A 3D ResNet architecture was developed to classify patients using volumetric T2w imaging. ResNets are a specific type of CNN architecture that feature “residual blocks” with identity “skip connections”. By design, they feature implicit regularisation and an ease of optimisation. Therefore, a 3D ResNet is a good choice for our task, which features a relatively small patient cohort. The network architecture, as determined by a hyperparameter search process, is shown in figure 1.

We evaluated our classification task using 5-fold cross validation, through inspection of the mean Receiver Operating Characteristic (ROC) curve and measurement of the mean Area Under the ROC curve (AUROC) and mean sensitivity at 50% specificity.

Results and Discussion

On the task of classifying between patients with PCa and patients with benign conditions, we obtained a mean AUROC of 0.78 and a mean sensitivity of 83% at 50% specificity. Figure 2 shows the mean ROC curve, calculated over 5 folds.

The result is on par with a radiologist with 10 years of experience in reading prostate MRI. For the same task, the radiologist achieved a calculated AUROC of 0.78, utilising the full breadth of multiparametric MRI (mpMRI) sequences and clinical data available to them, blinded to the results of the TTPM biopsy.


The result achieved shows that a 3D CNN which utilises only volumetric T2-weighted imaging, is on par with an experienced radiologist who had access to mpMRI and other clinical data.

As a next step, we will consider modifying our network architecture to accept other imaging modalities in addition to T2w imaging e.g. Apparent Diffusion Coefficient (ADC) maps and Dynamic Contrast Enhanced (DCE) imaging. We would also like to explore the addition of clinical features such as age, ethnicity and Prostate-Specific Antigen density.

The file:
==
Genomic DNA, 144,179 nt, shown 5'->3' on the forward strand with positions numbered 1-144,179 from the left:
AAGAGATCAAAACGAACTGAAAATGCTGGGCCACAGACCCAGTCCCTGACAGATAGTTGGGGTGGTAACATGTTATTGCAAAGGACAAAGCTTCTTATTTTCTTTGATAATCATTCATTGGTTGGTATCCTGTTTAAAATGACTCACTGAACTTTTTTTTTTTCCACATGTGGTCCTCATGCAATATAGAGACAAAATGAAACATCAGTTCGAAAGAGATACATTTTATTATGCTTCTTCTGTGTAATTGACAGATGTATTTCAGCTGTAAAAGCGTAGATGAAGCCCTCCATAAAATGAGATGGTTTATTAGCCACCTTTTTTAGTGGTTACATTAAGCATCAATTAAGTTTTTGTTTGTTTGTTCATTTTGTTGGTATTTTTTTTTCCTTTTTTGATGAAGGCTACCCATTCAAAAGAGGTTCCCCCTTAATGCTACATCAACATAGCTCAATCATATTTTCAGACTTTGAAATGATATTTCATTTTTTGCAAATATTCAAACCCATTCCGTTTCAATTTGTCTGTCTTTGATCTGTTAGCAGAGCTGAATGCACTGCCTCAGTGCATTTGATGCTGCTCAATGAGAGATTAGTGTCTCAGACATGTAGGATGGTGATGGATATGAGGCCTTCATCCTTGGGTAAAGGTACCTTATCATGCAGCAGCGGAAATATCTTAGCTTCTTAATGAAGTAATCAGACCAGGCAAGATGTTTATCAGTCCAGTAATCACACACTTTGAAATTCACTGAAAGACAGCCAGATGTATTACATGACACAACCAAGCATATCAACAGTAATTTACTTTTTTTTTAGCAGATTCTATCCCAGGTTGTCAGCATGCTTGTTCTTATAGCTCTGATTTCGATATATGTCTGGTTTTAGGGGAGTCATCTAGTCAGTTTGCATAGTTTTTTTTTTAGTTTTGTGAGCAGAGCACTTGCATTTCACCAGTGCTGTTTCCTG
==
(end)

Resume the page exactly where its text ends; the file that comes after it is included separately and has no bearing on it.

A further area of research will be performing a sub-classification of patients with PCa into Gleason score categories, indicating cancer aggressiveness. This would help guide the decision of immediate treatment or entry onto an active surveillance programme.


This work was supported by the EPSRC-funded UCL Centre for Doctoral Training in Medical Imaging (EP/L016478/1) and the Department of Health’s NIHR-funded Biomedical Research Centre (BRC) at University College London Hospitals.


1. Cancer Research UK. Prostate cancer statistics. Retrieved July 13, 2018, from https://www.cancerresearchuk.org/health-professional/cancer-statistics/statistics-by-cancer-type/prostate-cancer.

2. Simmons L, et al. The PICTURE study: Diagnostic accuracy of multiparametric MRI in men requiring a repeat prostate biopsy. 2017. British Journal of Cancer, 116(9), 1159–1165.

3. Ahmed H. Multi-parametric MRI scans prior to biopsy for improving diagnosis of prostate cancer. 2017. MRC Clinical Trials Unit, UCL.

4. He K, et al. Deep Residual Learning for Image Recognition. 2015. CoRR, 1512.03385.


Figure 1: 3D residual network. BN: Batch Normalisation. ReLU: Rectified Linear Unit.

Figure 2: Mean ROC curve for CNN classification of patients with PCa and patients with benign conditions.

Proc. Intl. Soc. Mag. Reson. Med. 27 (2019)